SU-D-210-06: Feasibility for Monitoring the Head of the Pancreas Motion Through a Surrogate Using Ultrasound During Radiation Therapy Delivery

Authors


Abstract

Purpose:

Substantial target motion during the delivery of radiation therapy (RT) for pancreatic cancer is well recognized as a major limiting factor on RT effectiveness. The aim of this work is to monitor intra-fractional motion of the pancreas using ultrasound during RT delivery.

Methods:

Transabdominal Ultrasound B-mode images were collected from 5 volunteers using a research version of the Clarity Autoscan System (Elekta). The autoscan transducer with center frequency of 5 MHz was utilized for the scans. Imaging parameters were adjusted to acquire images at the desired depth with good contrast and a wide sweep angle. Since well-defined boundaries of the pancreas can be difficult to find on ultrasound B-mode images, the portal vein was selected as a surrogate for motion estimation of the head of the pancreas. The selection was due to its anatomical location posterior to the neck of the pancreas and close proximity to the pancreas head. The portal vein was contoured on the ultrasound images acquired during simulation using the Clarity Research AFC Workstation software. Volunteers were set up in a similar manner to the simulation for their monitoring session and the ultrasound transducer was mounted on an arm fixed to the couch. A video segment of the portal vein motion was captured.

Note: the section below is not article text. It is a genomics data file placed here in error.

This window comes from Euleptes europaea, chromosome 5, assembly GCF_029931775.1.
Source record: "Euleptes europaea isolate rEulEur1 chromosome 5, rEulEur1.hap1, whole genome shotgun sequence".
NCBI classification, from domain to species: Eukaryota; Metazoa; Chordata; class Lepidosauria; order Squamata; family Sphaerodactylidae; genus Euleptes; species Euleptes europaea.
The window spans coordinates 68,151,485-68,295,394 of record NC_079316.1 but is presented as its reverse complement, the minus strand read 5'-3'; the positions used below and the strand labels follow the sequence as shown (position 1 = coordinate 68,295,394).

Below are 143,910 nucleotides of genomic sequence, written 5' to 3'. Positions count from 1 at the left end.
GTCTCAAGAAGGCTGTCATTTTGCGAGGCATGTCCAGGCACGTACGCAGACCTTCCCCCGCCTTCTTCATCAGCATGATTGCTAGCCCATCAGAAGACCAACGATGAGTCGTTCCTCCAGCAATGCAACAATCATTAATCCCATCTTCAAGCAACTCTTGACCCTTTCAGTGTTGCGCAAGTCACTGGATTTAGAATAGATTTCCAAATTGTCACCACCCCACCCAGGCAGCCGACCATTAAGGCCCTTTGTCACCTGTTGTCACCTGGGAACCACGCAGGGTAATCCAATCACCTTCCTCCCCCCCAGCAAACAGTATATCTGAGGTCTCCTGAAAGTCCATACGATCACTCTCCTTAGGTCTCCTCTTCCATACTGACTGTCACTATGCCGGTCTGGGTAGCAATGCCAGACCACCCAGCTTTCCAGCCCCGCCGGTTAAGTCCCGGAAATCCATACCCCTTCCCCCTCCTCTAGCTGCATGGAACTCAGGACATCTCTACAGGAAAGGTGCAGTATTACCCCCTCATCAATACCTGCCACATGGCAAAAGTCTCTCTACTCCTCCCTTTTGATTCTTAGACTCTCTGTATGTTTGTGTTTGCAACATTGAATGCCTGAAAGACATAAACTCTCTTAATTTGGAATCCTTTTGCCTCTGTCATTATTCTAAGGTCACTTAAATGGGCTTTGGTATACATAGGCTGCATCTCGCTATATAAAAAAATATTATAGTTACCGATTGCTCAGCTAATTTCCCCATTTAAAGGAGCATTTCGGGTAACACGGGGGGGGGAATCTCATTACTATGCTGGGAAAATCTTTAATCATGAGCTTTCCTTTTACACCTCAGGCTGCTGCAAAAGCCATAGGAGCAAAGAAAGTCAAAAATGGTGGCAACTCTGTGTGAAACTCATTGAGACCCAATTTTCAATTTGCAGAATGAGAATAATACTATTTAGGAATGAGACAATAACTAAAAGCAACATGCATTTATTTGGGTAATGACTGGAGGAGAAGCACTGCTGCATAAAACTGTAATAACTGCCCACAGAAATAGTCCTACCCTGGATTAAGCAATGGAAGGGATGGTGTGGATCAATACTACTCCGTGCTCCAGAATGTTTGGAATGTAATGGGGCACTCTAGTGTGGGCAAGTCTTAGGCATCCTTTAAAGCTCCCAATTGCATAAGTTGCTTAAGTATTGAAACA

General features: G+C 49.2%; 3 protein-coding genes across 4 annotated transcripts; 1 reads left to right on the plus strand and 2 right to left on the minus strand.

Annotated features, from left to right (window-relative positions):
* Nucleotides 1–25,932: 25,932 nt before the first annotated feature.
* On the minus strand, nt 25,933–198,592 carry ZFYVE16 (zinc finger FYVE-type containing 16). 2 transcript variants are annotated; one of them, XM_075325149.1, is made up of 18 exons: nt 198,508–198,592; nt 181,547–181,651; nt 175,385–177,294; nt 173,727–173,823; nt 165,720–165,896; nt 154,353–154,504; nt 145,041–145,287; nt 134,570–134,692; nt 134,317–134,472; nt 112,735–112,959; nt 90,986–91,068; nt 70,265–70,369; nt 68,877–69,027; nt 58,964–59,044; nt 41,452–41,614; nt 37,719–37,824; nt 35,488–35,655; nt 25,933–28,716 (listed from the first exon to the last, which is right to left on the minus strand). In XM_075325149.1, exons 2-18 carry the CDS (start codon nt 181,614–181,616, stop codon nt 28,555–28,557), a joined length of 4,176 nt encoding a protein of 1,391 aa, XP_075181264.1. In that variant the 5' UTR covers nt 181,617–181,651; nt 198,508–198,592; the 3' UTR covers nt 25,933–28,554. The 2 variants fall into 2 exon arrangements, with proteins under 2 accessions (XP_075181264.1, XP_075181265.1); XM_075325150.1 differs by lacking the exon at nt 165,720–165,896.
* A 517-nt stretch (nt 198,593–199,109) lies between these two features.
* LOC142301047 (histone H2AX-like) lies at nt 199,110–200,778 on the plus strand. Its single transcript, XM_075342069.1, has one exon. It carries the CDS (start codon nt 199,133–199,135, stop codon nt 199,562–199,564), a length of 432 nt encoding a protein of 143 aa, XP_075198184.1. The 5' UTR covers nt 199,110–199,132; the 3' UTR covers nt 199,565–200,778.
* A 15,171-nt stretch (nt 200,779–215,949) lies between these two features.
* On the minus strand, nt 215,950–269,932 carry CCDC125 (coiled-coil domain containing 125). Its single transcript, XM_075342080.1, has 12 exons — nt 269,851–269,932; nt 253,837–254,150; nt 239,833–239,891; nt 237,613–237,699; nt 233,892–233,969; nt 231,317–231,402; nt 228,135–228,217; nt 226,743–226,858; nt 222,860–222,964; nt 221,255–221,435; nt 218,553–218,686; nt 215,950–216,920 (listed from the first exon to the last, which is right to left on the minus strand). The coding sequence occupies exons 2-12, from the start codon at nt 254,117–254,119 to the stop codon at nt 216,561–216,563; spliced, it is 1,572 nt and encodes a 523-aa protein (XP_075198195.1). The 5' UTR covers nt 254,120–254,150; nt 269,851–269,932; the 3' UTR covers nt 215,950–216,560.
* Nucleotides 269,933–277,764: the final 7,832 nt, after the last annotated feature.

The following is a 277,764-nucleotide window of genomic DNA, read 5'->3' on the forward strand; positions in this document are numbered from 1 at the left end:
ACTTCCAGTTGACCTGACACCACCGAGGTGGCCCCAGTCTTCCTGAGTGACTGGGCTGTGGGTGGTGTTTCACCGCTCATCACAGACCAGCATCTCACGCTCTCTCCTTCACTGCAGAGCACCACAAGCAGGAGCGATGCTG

Results:

The portal vein was visualized and segmented. Successful monitoring sessions of the portal vein were observed. In addition, our results showed that the ultrasound transducer itself reduces breathing related motion. This is analogous to the use of a compression plate to suppress respiration motion during thorax or abdominal irradiation.

Conclusion:

We demonstrate the feasibility of tracking the pancreas through the localization of the portal vein using abdominal ultrasound. This will allow for real-time tracking of the intra-fractional motion to justify PTV-margin and to account for unusual motions, thus, improving normal tissue sparing.

This research was funding in part by Elekta Inc.

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